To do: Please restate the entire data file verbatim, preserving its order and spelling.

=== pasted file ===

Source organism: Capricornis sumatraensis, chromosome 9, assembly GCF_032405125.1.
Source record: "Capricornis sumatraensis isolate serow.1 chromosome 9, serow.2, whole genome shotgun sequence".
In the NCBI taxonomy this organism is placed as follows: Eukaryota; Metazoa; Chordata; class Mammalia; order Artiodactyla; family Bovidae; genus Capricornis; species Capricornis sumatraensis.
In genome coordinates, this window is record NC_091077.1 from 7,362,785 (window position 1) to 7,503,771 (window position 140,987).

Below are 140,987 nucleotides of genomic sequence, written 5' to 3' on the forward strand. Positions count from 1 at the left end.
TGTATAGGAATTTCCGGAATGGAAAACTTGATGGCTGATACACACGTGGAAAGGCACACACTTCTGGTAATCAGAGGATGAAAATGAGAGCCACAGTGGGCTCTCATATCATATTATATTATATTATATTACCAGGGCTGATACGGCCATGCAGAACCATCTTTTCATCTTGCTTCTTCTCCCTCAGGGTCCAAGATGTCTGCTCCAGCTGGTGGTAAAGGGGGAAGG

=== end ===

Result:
Source organism: Capricornis sumatraensis, chromosome 9, assembly GCF_032405125.1.
Source record: "Capricornis sumatraensis isolate serow.1 chromosome 9, serow.2, whole genome shotgun sequence".
In the NCBI taxonomy this organism is placed as follows: Eukaryota; Metazoa; Chordata; class Mammalia; order Artiodactyla; family Bovidae; genus Capricornis; species Capricornis sumatraensis.
In genome coordinates, this window is record NC_091077.1 from 7,362,785 (window position 1) to 7,503,771 (window position 140,987).

Below are 140,987 nucleotides of genomic sequence, written 5' to 3' on the forward strand. Positions count from 1 at the left end.
TGTATAGGAATTTCCGGAATGGAAAACTTGATGGCTGATACACACGTGGAAAGGCACACACTTCTGGTAATCAGAGGATGAAAATGAGAGCCACAGTGGGCTCTCATATCATATTATATTATATTATATTACCAGGGCTGATACGGCCATGCAGAACCATCTTTTCATCTTGCTTCTTCTCCCTCAGGGTCCAAGATGTCTGCTCCAGCTGGTGGTAAAGGGGGAAGG